For the never-resting time leads summer on
To hideous winter, and confounds him there,
Sap checked with frost, and lusty leaves quite gone,
Beauty o’ersnowed, and bareness everywhere.
-Shakespeare (sonnet 5)
Beauty may be in the eye of the beholder, but leafless bareness is an enhanced asset to Acer griseum, paperbark maple. This is a tree that literally shines in defiance to Shakespeare’s image of “hideous winter.” As perhaps the most striking of all of the over 120 species of maples worldwide, its bark provides the ornamental interest for this small-sized, slow-growing tree.
A native of Central China now endangered in the wild, the bark presents an artistic collage of textures and colors. Some branches look sinewy, polished-brown, even metallic, other sections of wood yield lingering cinnamon-colored paper-thin peelings, hence the common name. Noted horticulturist and Mount Auburn aficionado Michael Dirr in his contemporary classic work, Manual of Woody Landscape Plants, adds this coda to his characterization of its bark “…Verbal descriptions cannot do justice to this ornamental asset and only after one has been privileged to view the bark first hand can he or she fully appreciate the character, snow acts as a perfect foil for the bark and accentuates its qualities.”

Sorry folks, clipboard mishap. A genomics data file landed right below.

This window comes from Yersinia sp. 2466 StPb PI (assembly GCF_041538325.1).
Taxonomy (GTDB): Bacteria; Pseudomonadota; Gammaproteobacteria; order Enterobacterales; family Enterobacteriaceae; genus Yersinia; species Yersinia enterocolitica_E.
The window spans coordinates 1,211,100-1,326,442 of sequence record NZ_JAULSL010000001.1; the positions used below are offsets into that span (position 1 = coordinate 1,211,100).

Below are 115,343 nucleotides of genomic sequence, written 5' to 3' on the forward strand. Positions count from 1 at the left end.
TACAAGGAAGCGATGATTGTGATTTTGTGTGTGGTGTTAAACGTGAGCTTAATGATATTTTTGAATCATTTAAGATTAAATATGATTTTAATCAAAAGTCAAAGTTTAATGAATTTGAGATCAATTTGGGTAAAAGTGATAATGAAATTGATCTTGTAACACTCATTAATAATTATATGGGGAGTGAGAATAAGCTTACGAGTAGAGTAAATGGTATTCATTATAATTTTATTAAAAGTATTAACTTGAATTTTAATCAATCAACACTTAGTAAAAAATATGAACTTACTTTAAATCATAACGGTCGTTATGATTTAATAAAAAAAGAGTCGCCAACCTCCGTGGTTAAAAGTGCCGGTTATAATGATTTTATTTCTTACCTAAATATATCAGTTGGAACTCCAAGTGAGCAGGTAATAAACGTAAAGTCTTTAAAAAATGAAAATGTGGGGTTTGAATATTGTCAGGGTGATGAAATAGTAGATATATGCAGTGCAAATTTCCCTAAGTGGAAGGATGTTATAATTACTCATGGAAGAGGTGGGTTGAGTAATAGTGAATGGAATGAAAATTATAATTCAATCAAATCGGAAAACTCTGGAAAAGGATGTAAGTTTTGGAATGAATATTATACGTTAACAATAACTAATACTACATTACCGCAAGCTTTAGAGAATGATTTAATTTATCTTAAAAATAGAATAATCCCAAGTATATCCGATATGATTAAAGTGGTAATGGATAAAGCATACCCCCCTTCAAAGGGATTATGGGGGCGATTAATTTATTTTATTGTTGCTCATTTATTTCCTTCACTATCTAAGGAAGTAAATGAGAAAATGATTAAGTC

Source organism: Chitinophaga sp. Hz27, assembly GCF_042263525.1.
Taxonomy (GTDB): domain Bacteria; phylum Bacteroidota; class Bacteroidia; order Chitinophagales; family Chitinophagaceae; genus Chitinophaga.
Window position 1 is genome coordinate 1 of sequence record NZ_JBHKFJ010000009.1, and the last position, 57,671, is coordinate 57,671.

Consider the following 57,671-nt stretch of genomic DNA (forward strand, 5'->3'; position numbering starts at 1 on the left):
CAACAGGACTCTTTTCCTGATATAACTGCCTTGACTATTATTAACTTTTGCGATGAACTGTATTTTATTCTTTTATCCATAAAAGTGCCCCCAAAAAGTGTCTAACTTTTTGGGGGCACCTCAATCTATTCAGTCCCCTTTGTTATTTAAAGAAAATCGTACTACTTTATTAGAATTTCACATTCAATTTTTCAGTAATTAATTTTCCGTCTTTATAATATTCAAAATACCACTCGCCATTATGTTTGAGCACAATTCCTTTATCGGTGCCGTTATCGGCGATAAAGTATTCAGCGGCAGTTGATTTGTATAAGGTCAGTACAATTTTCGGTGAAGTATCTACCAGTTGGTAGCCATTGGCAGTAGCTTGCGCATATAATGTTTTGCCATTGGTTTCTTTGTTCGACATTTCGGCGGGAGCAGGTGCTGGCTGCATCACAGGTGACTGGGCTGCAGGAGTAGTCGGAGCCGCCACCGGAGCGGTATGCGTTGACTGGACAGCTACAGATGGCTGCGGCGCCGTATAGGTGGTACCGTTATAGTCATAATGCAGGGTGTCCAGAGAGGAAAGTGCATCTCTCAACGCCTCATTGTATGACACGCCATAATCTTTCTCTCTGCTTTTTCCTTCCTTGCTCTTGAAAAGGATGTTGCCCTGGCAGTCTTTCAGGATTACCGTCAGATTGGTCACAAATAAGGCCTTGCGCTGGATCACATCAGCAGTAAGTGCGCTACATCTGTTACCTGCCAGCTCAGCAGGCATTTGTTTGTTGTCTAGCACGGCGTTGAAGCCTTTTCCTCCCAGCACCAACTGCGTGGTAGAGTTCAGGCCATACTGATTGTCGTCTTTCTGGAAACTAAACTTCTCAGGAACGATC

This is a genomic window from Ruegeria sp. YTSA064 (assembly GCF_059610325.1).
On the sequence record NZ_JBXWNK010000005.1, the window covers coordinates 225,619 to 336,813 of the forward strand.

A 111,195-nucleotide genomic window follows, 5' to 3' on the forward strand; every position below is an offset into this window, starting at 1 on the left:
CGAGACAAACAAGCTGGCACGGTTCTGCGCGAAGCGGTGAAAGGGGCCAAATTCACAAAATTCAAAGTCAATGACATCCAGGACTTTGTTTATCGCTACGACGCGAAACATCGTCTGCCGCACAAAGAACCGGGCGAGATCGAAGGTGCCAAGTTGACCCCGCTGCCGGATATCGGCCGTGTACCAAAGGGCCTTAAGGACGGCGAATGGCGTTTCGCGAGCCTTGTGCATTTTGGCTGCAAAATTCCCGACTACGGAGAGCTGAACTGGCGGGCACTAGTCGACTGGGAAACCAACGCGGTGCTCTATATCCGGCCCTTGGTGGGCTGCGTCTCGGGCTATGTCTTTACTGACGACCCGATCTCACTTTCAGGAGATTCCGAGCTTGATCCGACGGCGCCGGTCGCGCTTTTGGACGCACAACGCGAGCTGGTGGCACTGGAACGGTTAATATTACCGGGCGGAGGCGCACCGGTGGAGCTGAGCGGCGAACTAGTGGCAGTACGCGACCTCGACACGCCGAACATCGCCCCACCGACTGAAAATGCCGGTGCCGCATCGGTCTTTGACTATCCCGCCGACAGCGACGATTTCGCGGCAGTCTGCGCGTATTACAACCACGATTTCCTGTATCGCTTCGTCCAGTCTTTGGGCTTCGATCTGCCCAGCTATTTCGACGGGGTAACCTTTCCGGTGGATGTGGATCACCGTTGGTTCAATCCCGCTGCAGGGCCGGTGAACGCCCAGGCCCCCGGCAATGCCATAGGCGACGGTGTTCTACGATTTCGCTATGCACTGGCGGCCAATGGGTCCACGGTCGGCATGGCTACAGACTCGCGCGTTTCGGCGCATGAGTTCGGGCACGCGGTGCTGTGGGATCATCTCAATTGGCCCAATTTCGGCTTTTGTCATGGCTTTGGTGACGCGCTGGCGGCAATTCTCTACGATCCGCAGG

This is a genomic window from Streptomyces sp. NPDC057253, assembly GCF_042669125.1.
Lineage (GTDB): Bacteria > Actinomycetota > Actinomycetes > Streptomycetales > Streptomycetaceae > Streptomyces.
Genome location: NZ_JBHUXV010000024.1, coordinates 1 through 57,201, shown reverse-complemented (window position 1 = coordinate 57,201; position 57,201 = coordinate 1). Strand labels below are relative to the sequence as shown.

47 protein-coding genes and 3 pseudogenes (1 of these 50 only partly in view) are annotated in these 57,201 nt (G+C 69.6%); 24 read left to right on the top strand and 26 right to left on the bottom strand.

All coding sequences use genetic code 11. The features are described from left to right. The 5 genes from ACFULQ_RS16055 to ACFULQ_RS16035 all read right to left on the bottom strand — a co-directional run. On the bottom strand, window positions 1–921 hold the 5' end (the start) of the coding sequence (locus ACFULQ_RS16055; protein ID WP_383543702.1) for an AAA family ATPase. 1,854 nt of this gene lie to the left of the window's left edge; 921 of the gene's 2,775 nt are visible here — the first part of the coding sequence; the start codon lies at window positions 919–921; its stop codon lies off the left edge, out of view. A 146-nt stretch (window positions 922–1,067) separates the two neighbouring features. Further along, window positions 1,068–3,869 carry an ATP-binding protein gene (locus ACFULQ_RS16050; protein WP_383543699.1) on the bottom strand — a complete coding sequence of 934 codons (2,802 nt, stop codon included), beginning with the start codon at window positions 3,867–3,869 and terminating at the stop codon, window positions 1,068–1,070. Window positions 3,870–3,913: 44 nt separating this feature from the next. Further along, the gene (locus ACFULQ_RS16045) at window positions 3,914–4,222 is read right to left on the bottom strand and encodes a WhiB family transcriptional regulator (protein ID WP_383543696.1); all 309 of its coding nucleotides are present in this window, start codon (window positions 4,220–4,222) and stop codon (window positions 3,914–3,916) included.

For the average person with a cursory image of what a maple leaf looks like there might be surprise or even disbelief that this is a maple when presented only with a sample of its foliage. The compound leaf composed of three leaflets, each 2-2 1/2” long with coarsely toothed margins, is one of several trifoliate-leaved maples native to Asia. Autumn color is variable but may be spectacular red or orange on some of our paperbark maples.
A January trip to view our paperbark maples is well worth braving the winter weather. On your next visit here seek out these luminescent living sculptures on Meadow Road, Field Road, Birch Avenue, Bigelow Avenue, Story Road, and Euonymus Path among other locations.
*This Horticulture Highlight was originally published in the January 2011 issue of the Friends of Mount Auburn electronic newsletter.
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